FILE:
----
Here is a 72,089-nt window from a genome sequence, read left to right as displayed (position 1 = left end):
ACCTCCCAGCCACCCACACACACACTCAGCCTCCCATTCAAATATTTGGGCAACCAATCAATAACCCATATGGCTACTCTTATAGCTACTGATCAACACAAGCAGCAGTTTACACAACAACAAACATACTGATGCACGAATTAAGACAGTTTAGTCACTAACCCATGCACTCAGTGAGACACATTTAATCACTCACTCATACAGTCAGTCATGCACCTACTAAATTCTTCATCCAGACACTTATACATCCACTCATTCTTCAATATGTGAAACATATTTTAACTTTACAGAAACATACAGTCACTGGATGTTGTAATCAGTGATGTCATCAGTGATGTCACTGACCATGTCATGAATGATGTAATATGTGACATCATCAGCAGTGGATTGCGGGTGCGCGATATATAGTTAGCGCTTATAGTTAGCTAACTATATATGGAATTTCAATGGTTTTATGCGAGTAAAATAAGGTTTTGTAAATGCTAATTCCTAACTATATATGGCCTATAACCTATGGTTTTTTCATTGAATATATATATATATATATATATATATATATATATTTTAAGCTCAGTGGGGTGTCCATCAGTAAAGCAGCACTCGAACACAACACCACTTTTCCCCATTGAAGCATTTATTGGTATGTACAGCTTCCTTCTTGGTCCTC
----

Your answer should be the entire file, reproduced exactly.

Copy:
Here is a 72,089-nt window from a genome sequence, read left to right as displayed (position 1 = left end):
ACCTCCCAGCCACCCACACACACACTCAGCCTCCCATTCAAATATTTGGGCAACCAATCAATAACCCATATGGCTACTCTTATAGCTACTGATCAACACAAGCAGCAGTTTACACAACAACAAACATACTGATGCACGAATTAAGACAGTTTAGTCACTAACCCATGCACTCAGTGAGACACATTTAATCACTCACTCATACAGTCAGTCATGCACCTACTAAATTCTTCATCCAGACACTTATACATCCACTCATTCTTCAATATGTGAAACATATTTTAACTTTACAGAAACATACAGTCACTGGATGTTGTAATCAGTGATGTCATCAGTGATGTCACTGACCATGTCATGAATGATGTAATATGTGACATCATCAGCAGTGGATTGCGGGTGCGCGATATATAGTTAGCGCTTATAGTTAGCTAACTATATATGGAATTTCAATGGTTTTATGCGAGTAAAATAAGGTTTTGTAAATGCTAATTCCTAACTATATATGGCCTATAACCTATGGTTTTTTCATTGAATATATATATATATATATATATATATATATATATTTTAAGCTCAGTGGGGTGTCCATCAGTAAAGCAGCACTCGAACACAACACCACTTTTCCCCATTGAAGCATTTATTGGTATGTACAGCTTCCTTCTTGGTCCTC